Atop Palmyra’s damaged theater, Syrian musicians sing of return

Agence France-Presse

This is AI generated summarization, which may have errors. For context, always refer to the full article.

Atop Palmyra’s damaged theater, Syrian musicians sing of return


'Everyone will rebuild in their own way. We want to rebuild it with music and singing,' teenage musician Angel Dayoub says

PALMYRA, Syria – Atop the ruins of Syria’s famed Palmyra theater, recently recaptured from the Islamic State group, teenage musician Angel Dayoub sings an old Arabic favorite: “We’re coming back, oh love, we’re coming back.”

The 15-year-old’s voice floats over the ancient Roman theater, heavily damaged then abandoned by ISIS jihadists on Thursday as Russian-backed government forces drew near.

“A little destruction won’t stop us from coming here to play and sing on this stage, despite what happened to it,” Dayoub tells Agence France-Presse.

“I want to play music and sing everywhere that has seen the expulsion of ISIS, which hates singing and banned playing instruments,” she says defiantly.

Dayoub’s rendition of Lebanese diva Fairuz’s famous song is accompanied by fellow musicians of all ages playing violins, tambourines and the oud, the pear-shaped stringed instrument beloved in the Arab world.

“We’re singing ‘We’re coming back’ because we will come back even stronger than before to rebuild Syria,” she says.

“Everyone will rebuild in their own way. We want to rebuild it with music and singing.”

The city and its ruins, designated a UNESCO world heritage site in 1980, have traded hands several times during Syria’s six-year war.

ISIS first seized Palmyra in May 2015 and began to systematically destroy and loot the site’s monuments and temples during a brutal ten-month reign.

It used the ancient theater as a venue for execution-style killings before being driven out in March 2016.

The jihadists then recaptured Palmyra in December, blowing up the tetrapylon monument and part of the theater.

ISIS ‘is darkness, music is light’

Young musicians flocked to the theater during a press tour organized by the army at the weekend, playing to an audience of dozens of Syrian and Russian soldiers.

Explosions can still be heard in the distance, as Syrian forces and their Russian allies press their offensive against ISIS north and east of Palmyra.

“Daesh (ISIS) wanted to ban us from the theater, to ban us from singing, but I want to challenge it, to beat it,” says Maysaa al-Nuqari, an oud player in her 30s.

Dressed in a black leather jacket and combat boots, her curly hair dyed a deep red, Nuqari gestures at several nearby musicians to join the jam session.

“Daesh is darkness, but music is light,” she says.

Although the precise date of its founding is unknown, Palmyra’s name is referred to on a tablet dating from the 19th century BC as a stopping point for caravans between the Mediterranean and the east.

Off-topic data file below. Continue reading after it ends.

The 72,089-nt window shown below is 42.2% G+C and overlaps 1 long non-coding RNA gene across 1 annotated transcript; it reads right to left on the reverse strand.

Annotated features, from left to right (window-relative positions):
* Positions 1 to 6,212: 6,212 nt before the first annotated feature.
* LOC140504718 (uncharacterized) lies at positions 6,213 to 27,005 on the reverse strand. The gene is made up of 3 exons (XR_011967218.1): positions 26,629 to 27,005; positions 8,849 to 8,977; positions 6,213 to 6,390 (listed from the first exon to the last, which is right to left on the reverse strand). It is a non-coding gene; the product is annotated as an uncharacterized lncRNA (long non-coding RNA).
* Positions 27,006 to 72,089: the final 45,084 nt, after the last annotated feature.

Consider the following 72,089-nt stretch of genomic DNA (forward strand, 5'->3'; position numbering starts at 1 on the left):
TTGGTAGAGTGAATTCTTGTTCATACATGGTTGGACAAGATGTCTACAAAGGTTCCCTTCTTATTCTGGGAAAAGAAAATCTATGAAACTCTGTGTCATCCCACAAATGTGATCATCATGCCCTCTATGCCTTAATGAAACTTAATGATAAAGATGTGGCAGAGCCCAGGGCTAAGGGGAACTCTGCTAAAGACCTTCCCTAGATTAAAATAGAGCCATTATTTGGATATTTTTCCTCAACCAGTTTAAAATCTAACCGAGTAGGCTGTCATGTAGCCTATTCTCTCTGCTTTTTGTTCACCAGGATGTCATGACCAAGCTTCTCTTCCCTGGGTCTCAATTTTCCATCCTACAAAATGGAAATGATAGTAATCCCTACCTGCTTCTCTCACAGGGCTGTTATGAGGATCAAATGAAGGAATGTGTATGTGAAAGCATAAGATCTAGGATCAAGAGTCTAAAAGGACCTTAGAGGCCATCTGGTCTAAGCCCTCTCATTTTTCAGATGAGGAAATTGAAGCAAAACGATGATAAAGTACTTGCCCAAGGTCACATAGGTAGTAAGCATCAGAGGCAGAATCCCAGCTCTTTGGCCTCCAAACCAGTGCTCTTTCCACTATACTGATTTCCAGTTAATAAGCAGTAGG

It developed into a wealthy metropolis thanks to trade in spices, perfumes, silk and ivory from the east and became known to Syrians as the “Pearl of the Desert.”

Palmyra’s temples, colonnaded alleys and elaborately decorated tombs – some of the best preserved classical monuments in the Middle East – attracted more than 150,000 tourists a year before Syria’s conflict broke out.

‘A few scratches’

Now, the difficult task of assessing what remains of those celebrated monuments has been left to Wael al-Hafyan, who heads the engineering unit in Homs province’s antiquities department.

The 40-year-old walks through the Old City, examining various artifacts and recording his observations in a small notebook.

After a preliminary assessment, Hafyan says additional destruction is limited to the theater’s front including an arched recess behind the stage, as well as the explosion of the tetrapylon.

He broke down when he came across the theatre and the tetrapylon, once a 16-columned structure that marked one end of Palmyra’s colonnade.

ISIS reduced it to a pile of rocks in a massive explosion in January, lambasted by the UN as “a new war crime and an immense loss for the Syrian people and for humanity.”

“It’s impossible for anyone with even an iota of humanity not to feel sad when they see this. I’m sad, and I will stay sad until Palmyra goes back to the way it was,” Hafyan tells Agence France-Presse.

But with international help and UNESCO’s support, the engineer says, Palmyra can be restored.

Asked to summarize what is left of Palmyra’s renowned artifacts, Hafyan bites his lip and considers the question quietly.

“All of Palmyra is left. Palmyra’s history has remained,” he answers.

“A few scratches cannot distort its beauty. The enormity of what Daesh did here, all of its crimes, doesn’t even amount to a scratch on this beautiful, glorious face that is Palmyra.” –

Add a comment

Sort by

There are no comments yet. Add your comment to start the conversation.

Summarize this article with AI